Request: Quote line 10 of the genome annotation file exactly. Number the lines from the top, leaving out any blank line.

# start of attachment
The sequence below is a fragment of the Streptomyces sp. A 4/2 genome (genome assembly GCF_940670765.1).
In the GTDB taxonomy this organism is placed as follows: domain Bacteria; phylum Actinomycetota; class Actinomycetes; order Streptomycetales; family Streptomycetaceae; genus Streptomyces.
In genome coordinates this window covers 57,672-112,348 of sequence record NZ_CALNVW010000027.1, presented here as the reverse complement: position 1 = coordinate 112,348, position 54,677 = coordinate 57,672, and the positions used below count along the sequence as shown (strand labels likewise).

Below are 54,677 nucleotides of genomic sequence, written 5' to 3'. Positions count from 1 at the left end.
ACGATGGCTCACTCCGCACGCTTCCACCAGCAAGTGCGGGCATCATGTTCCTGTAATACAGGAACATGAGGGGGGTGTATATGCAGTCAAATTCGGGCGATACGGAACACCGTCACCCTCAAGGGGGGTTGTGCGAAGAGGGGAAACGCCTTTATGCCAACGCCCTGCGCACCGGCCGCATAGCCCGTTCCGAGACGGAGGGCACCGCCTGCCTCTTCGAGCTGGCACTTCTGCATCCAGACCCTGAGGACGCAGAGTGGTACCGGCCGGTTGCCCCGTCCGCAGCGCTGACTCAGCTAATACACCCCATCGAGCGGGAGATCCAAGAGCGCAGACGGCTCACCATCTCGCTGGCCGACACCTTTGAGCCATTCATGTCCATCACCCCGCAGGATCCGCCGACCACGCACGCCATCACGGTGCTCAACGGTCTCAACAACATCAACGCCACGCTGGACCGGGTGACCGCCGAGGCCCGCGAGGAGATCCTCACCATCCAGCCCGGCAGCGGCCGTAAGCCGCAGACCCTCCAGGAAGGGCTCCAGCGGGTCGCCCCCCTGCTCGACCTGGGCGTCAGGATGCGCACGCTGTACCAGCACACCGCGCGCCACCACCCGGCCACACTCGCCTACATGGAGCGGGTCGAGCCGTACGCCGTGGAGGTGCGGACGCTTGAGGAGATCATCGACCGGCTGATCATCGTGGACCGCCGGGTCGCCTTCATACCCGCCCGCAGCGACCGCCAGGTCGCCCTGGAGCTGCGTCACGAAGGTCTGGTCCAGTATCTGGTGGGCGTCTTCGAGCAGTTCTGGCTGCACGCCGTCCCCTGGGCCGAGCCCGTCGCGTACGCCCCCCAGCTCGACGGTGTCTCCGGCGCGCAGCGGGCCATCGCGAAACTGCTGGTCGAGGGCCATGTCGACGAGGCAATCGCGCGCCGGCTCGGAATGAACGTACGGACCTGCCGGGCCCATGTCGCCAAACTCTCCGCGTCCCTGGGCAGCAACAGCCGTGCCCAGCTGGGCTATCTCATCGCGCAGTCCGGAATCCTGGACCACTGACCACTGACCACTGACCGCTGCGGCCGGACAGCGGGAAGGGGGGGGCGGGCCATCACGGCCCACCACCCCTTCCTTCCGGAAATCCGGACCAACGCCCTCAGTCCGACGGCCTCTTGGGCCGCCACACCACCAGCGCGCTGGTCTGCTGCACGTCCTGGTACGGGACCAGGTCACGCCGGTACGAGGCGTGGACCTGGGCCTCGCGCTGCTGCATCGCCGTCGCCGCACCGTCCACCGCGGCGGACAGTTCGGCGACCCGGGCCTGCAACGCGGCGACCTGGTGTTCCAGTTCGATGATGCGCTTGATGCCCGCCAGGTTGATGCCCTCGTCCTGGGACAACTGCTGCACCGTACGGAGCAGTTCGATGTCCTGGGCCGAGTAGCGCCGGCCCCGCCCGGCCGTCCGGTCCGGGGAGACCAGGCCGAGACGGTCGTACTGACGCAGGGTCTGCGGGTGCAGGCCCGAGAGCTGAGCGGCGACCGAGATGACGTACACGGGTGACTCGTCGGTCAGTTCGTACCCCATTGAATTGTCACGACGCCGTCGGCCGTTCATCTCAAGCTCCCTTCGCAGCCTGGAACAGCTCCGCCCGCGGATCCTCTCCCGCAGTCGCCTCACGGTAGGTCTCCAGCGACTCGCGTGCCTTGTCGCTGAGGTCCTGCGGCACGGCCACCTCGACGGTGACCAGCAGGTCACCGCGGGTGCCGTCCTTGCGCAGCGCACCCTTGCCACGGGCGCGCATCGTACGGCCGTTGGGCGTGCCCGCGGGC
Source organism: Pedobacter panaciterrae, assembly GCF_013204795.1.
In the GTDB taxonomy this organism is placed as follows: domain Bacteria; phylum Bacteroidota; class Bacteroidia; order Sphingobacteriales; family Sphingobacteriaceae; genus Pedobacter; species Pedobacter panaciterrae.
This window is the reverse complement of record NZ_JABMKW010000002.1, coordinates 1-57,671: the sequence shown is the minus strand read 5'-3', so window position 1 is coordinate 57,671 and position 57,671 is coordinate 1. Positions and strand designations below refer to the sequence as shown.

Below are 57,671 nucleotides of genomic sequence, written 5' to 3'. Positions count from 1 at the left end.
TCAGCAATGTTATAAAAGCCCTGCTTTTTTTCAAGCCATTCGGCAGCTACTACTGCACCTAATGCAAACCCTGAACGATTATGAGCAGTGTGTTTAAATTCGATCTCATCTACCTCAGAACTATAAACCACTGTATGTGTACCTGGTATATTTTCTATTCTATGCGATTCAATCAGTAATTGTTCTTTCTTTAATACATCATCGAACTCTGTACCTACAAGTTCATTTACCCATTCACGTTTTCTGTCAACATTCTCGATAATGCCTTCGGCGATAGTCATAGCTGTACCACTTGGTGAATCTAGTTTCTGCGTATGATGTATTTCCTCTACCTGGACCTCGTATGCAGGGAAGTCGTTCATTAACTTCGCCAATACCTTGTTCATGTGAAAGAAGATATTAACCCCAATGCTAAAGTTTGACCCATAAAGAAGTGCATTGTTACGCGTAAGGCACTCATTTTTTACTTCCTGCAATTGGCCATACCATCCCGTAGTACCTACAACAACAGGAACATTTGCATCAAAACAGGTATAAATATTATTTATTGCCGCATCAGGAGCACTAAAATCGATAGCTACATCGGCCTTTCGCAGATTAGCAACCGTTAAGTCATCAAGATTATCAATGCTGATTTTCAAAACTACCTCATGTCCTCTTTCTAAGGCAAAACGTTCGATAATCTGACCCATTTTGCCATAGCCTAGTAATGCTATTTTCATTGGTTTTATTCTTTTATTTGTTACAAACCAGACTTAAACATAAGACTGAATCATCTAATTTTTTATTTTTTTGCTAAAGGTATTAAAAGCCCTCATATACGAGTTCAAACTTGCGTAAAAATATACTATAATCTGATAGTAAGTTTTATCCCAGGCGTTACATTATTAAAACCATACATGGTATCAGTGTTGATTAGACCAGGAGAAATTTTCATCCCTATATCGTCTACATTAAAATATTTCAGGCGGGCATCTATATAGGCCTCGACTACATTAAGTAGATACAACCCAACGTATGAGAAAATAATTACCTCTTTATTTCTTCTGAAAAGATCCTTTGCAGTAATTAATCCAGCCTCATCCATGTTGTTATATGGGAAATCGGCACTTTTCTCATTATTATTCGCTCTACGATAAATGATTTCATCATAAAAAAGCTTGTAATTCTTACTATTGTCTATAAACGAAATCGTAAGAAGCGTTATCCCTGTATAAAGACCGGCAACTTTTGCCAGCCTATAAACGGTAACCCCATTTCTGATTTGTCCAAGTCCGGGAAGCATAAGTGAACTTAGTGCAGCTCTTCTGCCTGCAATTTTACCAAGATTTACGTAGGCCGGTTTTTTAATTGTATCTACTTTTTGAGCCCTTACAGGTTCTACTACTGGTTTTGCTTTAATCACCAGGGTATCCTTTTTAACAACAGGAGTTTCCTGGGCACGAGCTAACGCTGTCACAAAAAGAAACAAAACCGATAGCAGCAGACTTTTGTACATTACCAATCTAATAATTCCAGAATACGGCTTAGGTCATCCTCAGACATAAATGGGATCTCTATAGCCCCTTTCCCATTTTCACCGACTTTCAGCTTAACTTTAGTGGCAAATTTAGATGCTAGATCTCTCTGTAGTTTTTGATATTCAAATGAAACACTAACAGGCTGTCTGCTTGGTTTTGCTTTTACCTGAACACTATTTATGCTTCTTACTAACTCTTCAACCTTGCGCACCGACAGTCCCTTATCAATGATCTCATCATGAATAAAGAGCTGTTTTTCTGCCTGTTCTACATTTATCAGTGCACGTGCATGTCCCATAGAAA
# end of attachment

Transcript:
TCAGCAATGTTATAAAAGCCCTGCTTTTTTTCAAGCCATTCGGCAGCTACTACTGCACCTAATGCAAACCCTGAACGATTATGAGCAGTGTGTTTAAATTCGATCTCATCTACCTCAGAACTATAAACCACTGTATGTGTACCTGGTATATTTTCTATTCTATGCGATTCAATCAGTAATTGTTCTTTCTTTAATACATCATCGAACTCTGTACCTACAAGTTCATTTACCCATTCACGTTTTCTGTCAACATTCTCGATAATGCCTTCGGCGATAGTCATAGCTGTACCACTTGGTGAATCTAGTTTCTGCGTATGATGTATTTCCTCTACCTGGACCTCGTATGCAGGGAAGTCGTTCATTAACTTCGCCAATACCTTGTTCATGTGAAAGAAGATATTAACCCCAATGCTAAAGTTTGACCCATAAAGAAGTGCATTGTTACGCGTAAGGCACTCATTTTTTACTTCCTGCAATTGGCCATACCATCCCGTAGTACCTACAACAACAGGAACATTTGCATCAAAACAGGTATAAATATTATTTATTGCCGCATCAGGAGCACTAAAATCGATAGCTACATCGGCCTTTCGCAGATTAGCAACCGTTAAGTCATCAAGATTATCAATGCTGATTTTCAAAACTACCTCATGTCCTCTTTCTAAGGCAAAACGTTCGATAATCTGACCCATTTTGCCATAGCCTAGTAATGCTATTTTCATTGGTTTTATTCTTTTATTTGTTACAAACCAGACTTAAACATAAGACTGAATCATCTAATTTTTTATTTTTTTGCTAAAGGTATTAAAAGCCCTCATATACGAGTTCAAACTTGCGTAAAAATATACTATAATCTGATAGTAAGTTTTATCCCAGGCGTTACATTATTAAAACCATACATGGTATCAGTGTTGATTAGACCAGGAGAAATTTTCATCCCTATATCGTCTACATTAAAATATTTCAGGCGGGCATCTATATAGGCCTCGACTACATTAAGTAGATACAACCCAACGTATGAGAAAATAATTACCTCTTTATTTCTTCTGAAAAGATCCTTTGCAGTAATTAATCCAGCCTCATCCATGTTGTTATATGGGAAATCGGCACTTTTCTCATTATTATTCGCTCTACGATAAATGATTTCATCATAAAAAAGCTTGTAATTCTTACTATTGTCTATAAACGAAATCGTAAGAAGCGTTATCCCTGTATAAAGACCGGCAACTTTTGCCAGCCTATAAACGGTAACCCCATTTCTGATTTGTCCAAGTCCGGGAAGCATAAGTGAACTTAGTGCAGCTCTTCTGCCTGCAATTTTACCAAGATTTACGTAGGCCGGTTTTTTAATTGTATCTACTTTTTGAGCCCTTACAGGTTCTACTACTGGTTTTGCTTTAATCACCAGGGTATCCTTTTTAACAACAGGAGTTTCCTGGGCACGAGCTAACGCTGTCACAAAAAGAAACAAAACCGATAGCAGCAGACTTTTGTACATTACCAATCTAATAATTCCAGAATACGGCTTAGGTCATCCTCAGACATAAATGGGATCTCTATAGCCCCTTTCCCATTTTCACCGACTTTCAGCTTAACTTTAGTGGCAAATTTAGATGCTAGATCTCTCTGTAGTTTTTGATATTCAAATGAAACACTAACAGGCTGTCTGCTTGGTTTTGCTTTTACCTGAACACTATTTATGCTTCTTACTAACTCTTCAACCTTGCGCACCGACAGTCCCTTATCAATGATCTCATCATGAATAAAGAGCTGTTTTTCTGCCTGTTCTACATTTATCAGTGCACGTGCATGTCCCATAGAAA